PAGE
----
Knowing what puts you at risk of skin cancer is important in preventing it and detecting it early. Because of New Zealand’s high rates of skin cancer, it is also important to regularly check your skin for unusual moles or spots and seek expert advice, particularly if you have any concerns. It’s definitely time to make a Mole Screen appointment if you notice a mole, spot, or skin lesion has suddenly appeared, is changing, or is causing discomfort.

Every year, about 82,000 Kiwis are diagnosed with skin cancer, including melanoma.
Skin cancer makes up 80% of new cancer diagnoses in Aotearoa.
At least six people are diagnosed with melanoma every day in New Zealand.
People aged 50+ made up 85% of melanoma diagnoses in 2015.
Statistics from the New Zealand Ministry of Health.

Risk factors

There are many different factors that can increase your risk of skin cancer. These include your gender; age; skin colour; eye/hair colour; the number and types of moles on your body; whether your family has a history of skin cancer; if you have been diagnosed with skin cancer previously; and your level of exposure to Ultraviolet (UV) radiation from the sun.

New Zealanders in their 40s, 50s and 60s generally have a higher risk of developing skin cancer, as they grew up in an era when sun protection wasn’t as valued as it is today. Many have also never had their moles checked. People aged 60 plus are at particularly high risk of squamous cell carcinoma and basal cell skin cancers.

Some medications that suppress the immune system can increase people’s risk of skin cancers such as melanoma, basal and squamous cell cancers. Ask your doctor if this applies to you, and if so, book for an annual mole check with Mole Screen.


People aged 40 years and over are at higher risk of having skin cancer.


Men have a greater risk of dying from skin cancer than women.

UV Exposure

High levels of Ultraviolet (UV) radiation from the sun increase the risk of skin cancer. New Zealand’s UV levels are among the highest in the world.

Types of skin cancer

Skin cancer is the uncontrolled growth of abnormal skin cells and is usually diagnosed as either melanoma or non-melanoma. New Zealand has the highest rate of skin cancer in the world with at least 82,000 Kiwis being diagnosed each year. The most common forms of skin cancer are Basal Cell Carcinoma, Melanoma, and Squamous Cell Carcinoma.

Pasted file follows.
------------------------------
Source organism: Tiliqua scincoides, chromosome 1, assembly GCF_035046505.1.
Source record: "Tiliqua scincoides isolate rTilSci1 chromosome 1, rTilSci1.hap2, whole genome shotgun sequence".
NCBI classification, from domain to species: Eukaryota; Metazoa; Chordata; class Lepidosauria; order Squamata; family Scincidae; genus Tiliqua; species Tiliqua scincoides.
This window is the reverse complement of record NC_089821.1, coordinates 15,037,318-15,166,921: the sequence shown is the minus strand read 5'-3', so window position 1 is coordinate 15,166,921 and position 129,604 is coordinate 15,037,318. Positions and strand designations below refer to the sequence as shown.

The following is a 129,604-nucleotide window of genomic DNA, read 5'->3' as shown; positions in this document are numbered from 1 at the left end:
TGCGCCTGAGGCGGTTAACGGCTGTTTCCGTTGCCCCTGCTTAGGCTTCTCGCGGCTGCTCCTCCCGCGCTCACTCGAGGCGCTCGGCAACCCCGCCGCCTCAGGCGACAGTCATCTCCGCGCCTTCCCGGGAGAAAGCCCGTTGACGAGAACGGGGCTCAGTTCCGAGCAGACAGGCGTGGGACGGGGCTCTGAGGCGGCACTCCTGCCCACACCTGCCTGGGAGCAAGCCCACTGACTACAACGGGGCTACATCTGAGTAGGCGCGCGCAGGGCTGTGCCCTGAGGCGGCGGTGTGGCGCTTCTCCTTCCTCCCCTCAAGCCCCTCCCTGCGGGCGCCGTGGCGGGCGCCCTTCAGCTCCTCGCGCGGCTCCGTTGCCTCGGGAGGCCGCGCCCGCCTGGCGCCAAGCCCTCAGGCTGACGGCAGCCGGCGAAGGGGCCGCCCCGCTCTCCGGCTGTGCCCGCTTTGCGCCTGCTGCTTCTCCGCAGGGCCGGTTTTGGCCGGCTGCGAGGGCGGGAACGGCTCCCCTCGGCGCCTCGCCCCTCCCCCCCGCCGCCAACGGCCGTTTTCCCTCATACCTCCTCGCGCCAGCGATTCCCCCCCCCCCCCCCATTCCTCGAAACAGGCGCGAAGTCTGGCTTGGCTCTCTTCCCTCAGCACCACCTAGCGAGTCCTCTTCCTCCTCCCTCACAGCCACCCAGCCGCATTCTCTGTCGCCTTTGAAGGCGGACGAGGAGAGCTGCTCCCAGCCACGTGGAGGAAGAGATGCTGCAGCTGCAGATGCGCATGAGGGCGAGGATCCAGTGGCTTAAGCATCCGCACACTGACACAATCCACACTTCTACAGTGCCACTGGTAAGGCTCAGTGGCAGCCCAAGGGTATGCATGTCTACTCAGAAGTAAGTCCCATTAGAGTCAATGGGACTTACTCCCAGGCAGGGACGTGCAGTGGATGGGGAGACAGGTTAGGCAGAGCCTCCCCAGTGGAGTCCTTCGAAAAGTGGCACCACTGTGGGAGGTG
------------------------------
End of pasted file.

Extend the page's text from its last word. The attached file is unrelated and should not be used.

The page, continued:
Basal Cell

Basal Cell Carcinoma (BCC) is the most common type of skin cancer. It is characterised by spontaneous bleeding or ulceration; being skin-coloured, pigmented or pink; and being slow growing. The best way to prevent BCC is by avoiding sunburn when you are young. It is very rarely life threatening but it is important for people who have had a basal cell carcinoma to receive regular skin checks, as they are at increased risk of other skin cancers, including melanoma.


Melanoma typically looks like an unusual freckle or mole and can be quite small in size at first. It can occur anywhere on the body and is the most dangerous type of skin cancer. If it is not treated, it can spread quickly to other parts of your body so early melanoma detection is very important. New Zealand and Australia have the highest rates of melanoma in the world.

Squamous Cell Carcinoma

Squamous Cell Carcinoma (SCC) develops from the same outer layer of skin that makes keratin – the protein that makes skin, hair and nails. These skin cancers can appear as raised and crusty looking sores that don’t heal properly. SCC is the second most common skin cancer and while it is not usually life threatening it can be invasive if left untreated.

Immunosuppressed People

People taking medication that suppresses their immune system, and others who have medical conditions such as HIV or an immune deficiency syndrome, have a higher risk of developing skin cancer. If you are younger than 40 and have a suppressed immune system, we advise having your skin checked at least every 12 months. Limiting your exposure to Ultraviolet (UV) radiation from the sun is essential and even on cloudy days it is important to wear sunscreen and adequate sun-protective clothing when outdoors.

Are you worried about a mole or skin blemish?

Visit Mole Screen for local, affordable, expert advice